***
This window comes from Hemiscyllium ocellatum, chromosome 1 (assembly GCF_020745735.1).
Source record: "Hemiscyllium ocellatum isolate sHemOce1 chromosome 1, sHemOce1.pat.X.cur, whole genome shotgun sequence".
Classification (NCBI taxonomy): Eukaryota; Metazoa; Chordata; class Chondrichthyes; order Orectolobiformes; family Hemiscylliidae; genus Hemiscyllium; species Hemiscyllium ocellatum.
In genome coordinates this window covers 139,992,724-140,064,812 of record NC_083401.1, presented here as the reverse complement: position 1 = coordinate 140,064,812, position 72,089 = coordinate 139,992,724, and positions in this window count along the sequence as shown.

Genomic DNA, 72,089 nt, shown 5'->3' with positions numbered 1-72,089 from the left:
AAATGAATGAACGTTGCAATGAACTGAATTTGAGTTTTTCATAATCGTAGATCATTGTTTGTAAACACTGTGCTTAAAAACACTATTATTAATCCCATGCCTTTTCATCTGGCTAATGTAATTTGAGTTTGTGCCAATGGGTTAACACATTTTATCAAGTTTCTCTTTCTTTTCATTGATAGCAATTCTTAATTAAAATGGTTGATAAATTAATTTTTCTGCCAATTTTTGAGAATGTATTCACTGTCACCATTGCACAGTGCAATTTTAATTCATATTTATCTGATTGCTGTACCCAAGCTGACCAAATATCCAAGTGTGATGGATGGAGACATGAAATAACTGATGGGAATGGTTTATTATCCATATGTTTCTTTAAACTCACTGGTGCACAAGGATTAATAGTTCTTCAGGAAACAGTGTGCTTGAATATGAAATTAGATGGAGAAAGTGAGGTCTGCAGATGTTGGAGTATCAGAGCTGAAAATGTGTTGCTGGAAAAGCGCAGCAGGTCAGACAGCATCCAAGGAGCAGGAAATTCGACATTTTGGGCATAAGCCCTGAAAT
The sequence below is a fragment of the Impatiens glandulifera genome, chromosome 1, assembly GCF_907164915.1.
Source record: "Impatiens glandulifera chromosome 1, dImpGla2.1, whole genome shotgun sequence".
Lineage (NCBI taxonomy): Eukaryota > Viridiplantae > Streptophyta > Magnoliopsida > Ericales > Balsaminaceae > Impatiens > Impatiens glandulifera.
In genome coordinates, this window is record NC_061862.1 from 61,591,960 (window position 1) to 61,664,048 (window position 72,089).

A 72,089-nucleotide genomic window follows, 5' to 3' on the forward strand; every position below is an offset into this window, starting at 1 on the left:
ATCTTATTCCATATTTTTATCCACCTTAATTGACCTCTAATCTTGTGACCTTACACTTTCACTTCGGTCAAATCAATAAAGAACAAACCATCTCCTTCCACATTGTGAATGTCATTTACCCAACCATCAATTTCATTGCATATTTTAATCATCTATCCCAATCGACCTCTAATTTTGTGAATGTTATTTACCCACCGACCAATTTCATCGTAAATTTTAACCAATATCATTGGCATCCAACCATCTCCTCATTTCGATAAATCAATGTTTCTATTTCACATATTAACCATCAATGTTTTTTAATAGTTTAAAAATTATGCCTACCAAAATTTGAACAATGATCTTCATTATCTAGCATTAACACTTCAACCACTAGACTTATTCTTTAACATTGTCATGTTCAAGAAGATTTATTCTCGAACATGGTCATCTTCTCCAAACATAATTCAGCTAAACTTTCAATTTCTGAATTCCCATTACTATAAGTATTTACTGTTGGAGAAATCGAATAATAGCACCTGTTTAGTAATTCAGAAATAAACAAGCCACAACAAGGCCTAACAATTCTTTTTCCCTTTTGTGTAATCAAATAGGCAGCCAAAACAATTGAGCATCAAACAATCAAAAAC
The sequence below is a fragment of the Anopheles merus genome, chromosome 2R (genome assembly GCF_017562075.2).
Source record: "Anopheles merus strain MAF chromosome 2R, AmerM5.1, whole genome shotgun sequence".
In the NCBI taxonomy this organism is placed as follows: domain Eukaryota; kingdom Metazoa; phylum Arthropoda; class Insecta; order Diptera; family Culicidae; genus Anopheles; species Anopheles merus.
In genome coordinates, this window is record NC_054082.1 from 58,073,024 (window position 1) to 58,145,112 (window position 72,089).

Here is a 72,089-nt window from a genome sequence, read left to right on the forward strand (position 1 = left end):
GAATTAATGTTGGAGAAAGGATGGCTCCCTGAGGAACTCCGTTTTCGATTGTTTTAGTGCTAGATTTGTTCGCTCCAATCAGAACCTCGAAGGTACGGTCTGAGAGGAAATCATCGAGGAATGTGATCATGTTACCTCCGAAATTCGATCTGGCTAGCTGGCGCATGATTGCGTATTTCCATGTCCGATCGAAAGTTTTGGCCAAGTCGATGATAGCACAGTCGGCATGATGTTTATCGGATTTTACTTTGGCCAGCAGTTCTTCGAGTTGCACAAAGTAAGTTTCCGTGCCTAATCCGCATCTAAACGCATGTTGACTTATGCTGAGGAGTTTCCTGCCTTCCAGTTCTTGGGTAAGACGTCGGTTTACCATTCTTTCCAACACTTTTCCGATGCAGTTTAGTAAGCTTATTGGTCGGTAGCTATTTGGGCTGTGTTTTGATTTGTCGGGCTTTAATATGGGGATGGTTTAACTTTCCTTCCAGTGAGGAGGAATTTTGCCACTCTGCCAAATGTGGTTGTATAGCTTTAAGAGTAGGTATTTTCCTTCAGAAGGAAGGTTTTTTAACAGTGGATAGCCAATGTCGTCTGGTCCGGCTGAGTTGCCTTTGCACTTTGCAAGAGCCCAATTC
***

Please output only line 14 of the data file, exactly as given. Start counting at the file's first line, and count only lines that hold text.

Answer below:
Source record: "Anopheles merus strain MAF chromosome 2R, AmerM5.1, whole genome shotgun sequence".